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Carl Hagelin opened the scoring for the Penguins last night. Here's how it happened.

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Late in the second period, the Penguins capitalized on a mistake made by the Tampa Bay Lightning and took the lead just before the intermission. They never looked back after the go-ahead goal and came out and dominated the third period.

Reinhold Matay-USA TODAY Sports

Carl Hagelin and Phil Kessel are stone-cold killers. The goal that they teamed up to score late in the second period of last night's Game 3 in Tampa shows how quickly a game, or even a series, can be turned upside down. With about 18 seconds left on the clock, Tampa Bay turns the puck over. Eight seconds later, before they can even realize what went wrong, Carl Hagelin puts the puck in the back of the net. Speed. Speed. Speed.

Let's take a look at what happened here and what the Penguins did to take the lead.

Jonathan Drouin and the Tampa Bay Lightning were entering the offensive zone with time running out in the second period. A fatal mistake followed. The puck should have been put on net, or played to the corner. Instead, Drouin opted to circle back to the half-wall and back around.

Seriously, why would you not shoot the puck here? What an awful decision. This decision might be worth sending Drouin back to the AHL.

Phil Kessel executed a flawless backcheck, cutting down Drouin's passing lane, and maybe even baiting him to try and get it through.

Drouin tried anyway, and failed. Kessel immediately was heads-up, moving forward, with the puck headed into Tampa's zone. The two keys here that compounded the failure for Tampa Bay were that Drouin was just kinda puck-watching. Inexcusable. The other thing: Phil Kessel caught Victor Hedman flat footed for JUST a split-second. It was long enough to get a step on him.

After Kessel got outside positioning, Hagelin joined the rush, beating Braydon Coburn inside, and eventually getting outside for a rebound.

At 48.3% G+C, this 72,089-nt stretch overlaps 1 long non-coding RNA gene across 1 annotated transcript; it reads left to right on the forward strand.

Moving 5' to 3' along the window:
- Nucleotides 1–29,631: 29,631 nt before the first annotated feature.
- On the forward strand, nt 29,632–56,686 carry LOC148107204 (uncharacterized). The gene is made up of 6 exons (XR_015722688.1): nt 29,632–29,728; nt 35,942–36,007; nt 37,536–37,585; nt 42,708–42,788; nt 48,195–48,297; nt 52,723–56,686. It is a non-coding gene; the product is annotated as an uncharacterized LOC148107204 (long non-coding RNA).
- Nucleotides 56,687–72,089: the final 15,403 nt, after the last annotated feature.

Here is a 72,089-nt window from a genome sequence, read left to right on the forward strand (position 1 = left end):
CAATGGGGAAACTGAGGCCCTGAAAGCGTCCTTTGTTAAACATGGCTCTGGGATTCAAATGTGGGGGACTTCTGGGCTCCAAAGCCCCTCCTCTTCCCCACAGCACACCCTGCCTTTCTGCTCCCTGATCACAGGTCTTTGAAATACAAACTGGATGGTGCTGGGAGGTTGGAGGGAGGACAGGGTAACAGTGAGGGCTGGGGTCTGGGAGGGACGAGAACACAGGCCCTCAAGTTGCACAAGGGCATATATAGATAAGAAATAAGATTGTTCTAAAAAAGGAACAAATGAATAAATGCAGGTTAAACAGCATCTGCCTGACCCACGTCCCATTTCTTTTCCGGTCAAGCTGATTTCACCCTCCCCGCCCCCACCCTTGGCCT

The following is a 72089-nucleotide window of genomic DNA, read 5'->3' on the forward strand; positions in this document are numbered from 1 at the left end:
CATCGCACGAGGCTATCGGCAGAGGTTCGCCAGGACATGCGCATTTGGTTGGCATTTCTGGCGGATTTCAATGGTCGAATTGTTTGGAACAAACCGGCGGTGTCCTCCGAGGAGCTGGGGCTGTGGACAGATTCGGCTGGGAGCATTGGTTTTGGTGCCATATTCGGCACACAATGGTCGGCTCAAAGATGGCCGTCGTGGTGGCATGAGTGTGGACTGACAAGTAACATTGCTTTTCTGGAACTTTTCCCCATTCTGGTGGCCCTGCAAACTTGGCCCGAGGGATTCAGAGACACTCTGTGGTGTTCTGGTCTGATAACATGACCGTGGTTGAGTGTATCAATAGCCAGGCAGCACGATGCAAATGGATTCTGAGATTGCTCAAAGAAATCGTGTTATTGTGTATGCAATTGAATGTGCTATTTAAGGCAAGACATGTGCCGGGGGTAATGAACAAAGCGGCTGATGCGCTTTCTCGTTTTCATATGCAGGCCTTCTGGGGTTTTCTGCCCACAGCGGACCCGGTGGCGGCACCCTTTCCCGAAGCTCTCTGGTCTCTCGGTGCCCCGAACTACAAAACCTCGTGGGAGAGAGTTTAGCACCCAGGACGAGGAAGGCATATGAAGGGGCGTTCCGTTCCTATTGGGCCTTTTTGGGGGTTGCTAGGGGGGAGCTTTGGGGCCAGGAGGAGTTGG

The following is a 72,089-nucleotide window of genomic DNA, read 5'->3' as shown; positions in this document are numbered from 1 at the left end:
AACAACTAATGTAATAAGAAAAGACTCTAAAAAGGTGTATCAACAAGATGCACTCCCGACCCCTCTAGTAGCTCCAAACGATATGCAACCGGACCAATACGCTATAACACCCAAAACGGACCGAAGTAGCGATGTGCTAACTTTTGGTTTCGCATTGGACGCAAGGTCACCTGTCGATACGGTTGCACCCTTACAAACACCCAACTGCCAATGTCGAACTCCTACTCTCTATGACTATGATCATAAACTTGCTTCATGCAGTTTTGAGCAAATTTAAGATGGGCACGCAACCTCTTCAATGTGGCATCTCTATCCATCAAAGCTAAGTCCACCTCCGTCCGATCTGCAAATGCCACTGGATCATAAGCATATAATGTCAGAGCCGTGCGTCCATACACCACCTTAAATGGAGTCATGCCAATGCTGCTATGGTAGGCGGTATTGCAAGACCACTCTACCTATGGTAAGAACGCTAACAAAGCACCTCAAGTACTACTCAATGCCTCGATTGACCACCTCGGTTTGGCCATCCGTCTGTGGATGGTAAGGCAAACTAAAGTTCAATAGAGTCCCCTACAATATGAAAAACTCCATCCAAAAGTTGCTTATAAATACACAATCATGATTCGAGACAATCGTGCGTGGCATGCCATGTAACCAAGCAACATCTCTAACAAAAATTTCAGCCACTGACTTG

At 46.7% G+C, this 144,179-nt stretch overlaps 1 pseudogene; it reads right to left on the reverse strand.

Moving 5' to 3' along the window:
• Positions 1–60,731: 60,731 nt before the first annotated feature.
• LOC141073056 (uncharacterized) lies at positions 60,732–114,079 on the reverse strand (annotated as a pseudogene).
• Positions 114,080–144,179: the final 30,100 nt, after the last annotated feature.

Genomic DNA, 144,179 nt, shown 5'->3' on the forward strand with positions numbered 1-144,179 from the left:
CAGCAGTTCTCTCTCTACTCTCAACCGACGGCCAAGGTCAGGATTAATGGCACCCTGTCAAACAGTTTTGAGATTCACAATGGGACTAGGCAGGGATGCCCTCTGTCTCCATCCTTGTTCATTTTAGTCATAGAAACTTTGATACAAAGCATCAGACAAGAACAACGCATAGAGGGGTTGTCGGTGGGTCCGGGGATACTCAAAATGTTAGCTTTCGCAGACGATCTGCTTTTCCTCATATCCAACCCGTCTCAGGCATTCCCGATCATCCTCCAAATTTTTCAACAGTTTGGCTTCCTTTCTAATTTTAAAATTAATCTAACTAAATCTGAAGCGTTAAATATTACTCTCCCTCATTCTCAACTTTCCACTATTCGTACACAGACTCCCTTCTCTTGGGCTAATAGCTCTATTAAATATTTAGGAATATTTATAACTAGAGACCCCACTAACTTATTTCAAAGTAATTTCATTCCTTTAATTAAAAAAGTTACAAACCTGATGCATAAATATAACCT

In the blink of an eye, Tampa Bay goes from having both of their defenders ahead of the play, to be being beat.

When you look at where Hedman and Coburn were, in respect to the positioning of Kessel and Hagelin, they appear to be set up to break things up. The problem for them is that Kessel and Hagelin were too fast for them.

After Kessel streaked down the wing, he knew Victor Hedman would try and get good stick positioning, and he almost did.

Kessel was able to elevate the puck over Hedman's trailing stick, and put a perfect pass off of the pads for a Hagelin rebound.

Carl Hagelin did a great job here to sneak outside around Coburn, while he was watching Kessel's shot/pass. He found a way to work the angles getting both outside position and then inside position to knock home the rebound.

In the blink of an eye, the Penguins went from entering the second intermission being potentially frustrated by being unable to get one past Andrei Vasilevskiy, to having a lead, and that changed everything. The Penguins came back out to play the 3rd period with a swagger, and they finished the game off in a fashion that we know they are capable of doing.

The play can be seen below in its entirety here:

Ultimately, an inexcusable play by Jonathan Drouin set this up for the Penguins, but it did require an excellent display of speed and skill from Phil Kessel and Carl Hagelin. If only Drouin had exercised some of that elite work ethic that we have heard so much about, maybe things would have turned out better for him.